The risk-reward conundrum


A GC’s ability to play a lawyer-guardian type role in a company is critical, writes Neeta Sanghavi

The purpose of corporate governance is to facilitate effective entrepreneurial and prudent management that can deliver the long-term success of a company. Under Basel requirements, corporate governance should be an independent function so that it works fearlessly and independently.

A company’s integrity and its business reputation are critical in today’s global business environment, and the general counsel is in precisely the right position to assure that the board recognizes this and acts accordingly. Playing a proactive role to encourage a corporate culture of ethical behaviour and compliance is of paramount importance.

Neeta Sanghvi

In this context, the co-operation and influence of the GC vis-a-vis the board of directors often gets less attention than it should. But this relationship is more relevant than ever due to growing requirements in surveillance and guidance of core business activities and strategic direction, as well as their deeper involvement in key topics like audit and compliance, nomination and remuneration of executive management, and social responsibility. Besides offering legal expertise and advising on risk exposure, liability, compliance and governance, the GCs take a broader view that encompasses the company’s reputation and integrity.

The ideal modern GC should be a lawyer-guardian who is an astute lawyer, a wise counsellor and company leader who plays a major role in assisting the corporation achieve that amalgamation of ethical values and integrity, which should be the foundation of global capitalism.

A KMPG global survey of 320 in-house counsel across 32 countries last year revealed that more than a third (38%) sat on the board of their company. GCs are no longer working in a silo, focusing purely on detail, logic and fact. With compliance pulling in close to revenue at the top of the boardroom agenda, the in-house counsel must act as the personification of best practice for an organization. In India, however, this is something that is more preached than practised.

High integrity for GCs means robust adherence to the letter and spirit of formal rules, both legal and financial. It involves understanding and mitigating other types of risk beyond direct economic risk. The essence of being a lawyer-guardian is to move beyond the first question, “is it legal?” to the larger question, “is it right?”

Such a role involves leadership, or shared responsibility, not just for the corporation’s legal matters but for its positions on ethics, reputation, public policy, communications, corporate citizenship, country and geopolitical trends.

Although the role of a GC has been transformed in recent years, one dimension remains the same: a reliance on a good relationship with the CEO. To thrive at the boardroom level, the in-house counsel must have the technical skills, the right personality, commercial imperative and an understanding of the board.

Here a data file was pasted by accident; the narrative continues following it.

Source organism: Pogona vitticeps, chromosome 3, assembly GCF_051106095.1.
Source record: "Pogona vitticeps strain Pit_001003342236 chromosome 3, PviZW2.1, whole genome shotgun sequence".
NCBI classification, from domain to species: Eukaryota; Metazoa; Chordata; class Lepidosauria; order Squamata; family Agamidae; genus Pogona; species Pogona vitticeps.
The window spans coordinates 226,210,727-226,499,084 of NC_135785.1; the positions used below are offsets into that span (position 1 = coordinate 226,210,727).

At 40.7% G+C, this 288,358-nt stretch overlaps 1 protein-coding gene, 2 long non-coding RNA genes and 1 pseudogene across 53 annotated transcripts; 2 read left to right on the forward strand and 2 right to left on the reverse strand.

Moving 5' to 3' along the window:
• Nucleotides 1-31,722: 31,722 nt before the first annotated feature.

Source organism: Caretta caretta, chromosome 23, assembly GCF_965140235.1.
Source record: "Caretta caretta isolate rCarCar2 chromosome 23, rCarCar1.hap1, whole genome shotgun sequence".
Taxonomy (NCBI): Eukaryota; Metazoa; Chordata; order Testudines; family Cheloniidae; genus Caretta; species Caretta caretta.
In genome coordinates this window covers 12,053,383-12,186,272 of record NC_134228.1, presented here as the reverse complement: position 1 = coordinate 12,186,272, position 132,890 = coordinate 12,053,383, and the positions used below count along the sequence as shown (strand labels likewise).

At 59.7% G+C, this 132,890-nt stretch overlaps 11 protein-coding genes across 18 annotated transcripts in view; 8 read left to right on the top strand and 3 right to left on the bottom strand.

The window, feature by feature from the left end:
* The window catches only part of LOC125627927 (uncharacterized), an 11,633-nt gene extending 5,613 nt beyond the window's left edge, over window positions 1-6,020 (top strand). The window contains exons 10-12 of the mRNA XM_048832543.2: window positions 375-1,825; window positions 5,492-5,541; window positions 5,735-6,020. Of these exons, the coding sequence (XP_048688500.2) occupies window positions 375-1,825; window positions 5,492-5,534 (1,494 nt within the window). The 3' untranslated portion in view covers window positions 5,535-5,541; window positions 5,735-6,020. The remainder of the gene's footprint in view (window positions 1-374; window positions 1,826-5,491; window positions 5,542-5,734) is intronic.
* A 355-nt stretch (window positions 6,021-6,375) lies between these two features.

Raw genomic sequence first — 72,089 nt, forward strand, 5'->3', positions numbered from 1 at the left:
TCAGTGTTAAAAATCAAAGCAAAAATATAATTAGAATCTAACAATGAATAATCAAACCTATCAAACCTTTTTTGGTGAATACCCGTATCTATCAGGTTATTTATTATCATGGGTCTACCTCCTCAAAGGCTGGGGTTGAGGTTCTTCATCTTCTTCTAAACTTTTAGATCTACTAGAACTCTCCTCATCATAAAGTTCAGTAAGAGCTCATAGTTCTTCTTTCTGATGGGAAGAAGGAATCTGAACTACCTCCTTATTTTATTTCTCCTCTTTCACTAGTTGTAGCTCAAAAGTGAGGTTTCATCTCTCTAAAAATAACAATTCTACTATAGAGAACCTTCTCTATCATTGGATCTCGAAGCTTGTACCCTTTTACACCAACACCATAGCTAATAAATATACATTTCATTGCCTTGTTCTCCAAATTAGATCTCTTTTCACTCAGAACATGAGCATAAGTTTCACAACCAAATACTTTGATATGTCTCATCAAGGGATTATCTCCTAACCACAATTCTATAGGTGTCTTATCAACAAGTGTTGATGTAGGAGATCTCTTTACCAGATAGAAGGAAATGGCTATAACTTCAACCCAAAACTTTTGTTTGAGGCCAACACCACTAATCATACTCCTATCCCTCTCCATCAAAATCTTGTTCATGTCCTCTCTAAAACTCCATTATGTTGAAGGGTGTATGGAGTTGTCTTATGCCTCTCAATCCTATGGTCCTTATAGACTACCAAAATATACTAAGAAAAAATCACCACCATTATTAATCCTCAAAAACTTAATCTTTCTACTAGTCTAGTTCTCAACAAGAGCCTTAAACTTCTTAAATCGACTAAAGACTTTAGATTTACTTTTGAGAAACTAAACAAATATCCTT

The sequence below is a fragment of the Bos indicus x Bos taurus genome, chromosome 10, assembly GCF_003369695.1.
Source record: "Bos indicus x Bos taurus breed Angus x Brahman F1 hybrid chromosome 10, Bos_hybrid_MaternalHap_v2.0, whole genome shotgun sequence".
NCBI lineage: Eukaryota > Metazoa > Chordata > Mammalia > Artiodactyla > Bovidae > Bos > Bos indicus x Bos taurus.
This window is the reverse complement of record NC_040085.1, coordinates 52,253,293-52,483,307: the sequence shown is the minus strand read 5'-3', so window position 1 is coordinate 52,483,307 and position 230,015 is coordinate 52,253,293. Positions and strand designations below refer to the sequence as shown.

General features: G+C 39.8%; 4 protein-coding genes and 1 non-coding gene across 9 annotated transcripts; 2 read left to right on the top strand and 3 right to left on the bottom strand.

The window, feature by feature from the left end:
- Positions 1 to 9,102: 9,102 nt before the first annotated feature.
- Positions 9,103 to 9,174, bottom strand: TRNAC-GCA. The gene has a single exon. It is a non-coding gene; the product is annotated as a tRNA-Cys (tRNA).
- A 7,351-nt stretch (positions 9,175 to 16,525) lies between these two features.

Being the guardian of the corporation, the GC also needs to consider whether a particular solution meets the “spirit” of the regulation/law. While analysing the “risk v reward” situation, the GC not only needs to keep in mind the effect that the decision will have on the relevant business leader, but also on the other stakeholders, which include regulators, the larger public interest, employees and shareholders.

In relation to the largest M&A deals in e-commerce in India such as Walmart’s acquisition of Flipkart, it was clear that foreign direct investment (FDI) norms in e-commerce only permitted the marketplace model, that is, for an online platform to connect buyers and sellers, and not have inventory of its own. To later cry foul of the new Indian policy was probably a misjudgement of the intent of the e-commerce FDI policy.

The stratospheric quantum of loss suffered in the IL&FS scandal can be ascribed to a syndrome where laws/regulations, ethics, spirit and “doing what is right” were put on the back burner. This begs the question of whether the lawyers involved were excluded from decisions, or whether their guidance was superseded.

I do not believe that the choice for GC is to be a “yes person” for business leaders, or to be a conservative, inveterate naysayer. The role of the GC requires great leadership skills. A GC has to oversee the company’s legal issues, and be responsible for managing the internal department and external counsel, all with a global perspective and keeping a close control on the budget to maintain profitability.

Many corporates now regard their in-house legal function as their primary legal resource, which should be capable of carrying out most of the company’s legal needs.

To sum up, the ability of a GC to play the kind of lawyer-guardian role that corporate governance actually requires is crucial in today’s world. It is therefore imperative that the decision of the GC should have the backing of the CEO. This implies that the reporting of the GC should be to the CEO/board, and that this is how a CEO can “set the tone” for the organization.

Neeta Sanghavi is general counsel of the Avendus Group. The views expressed in this article are personal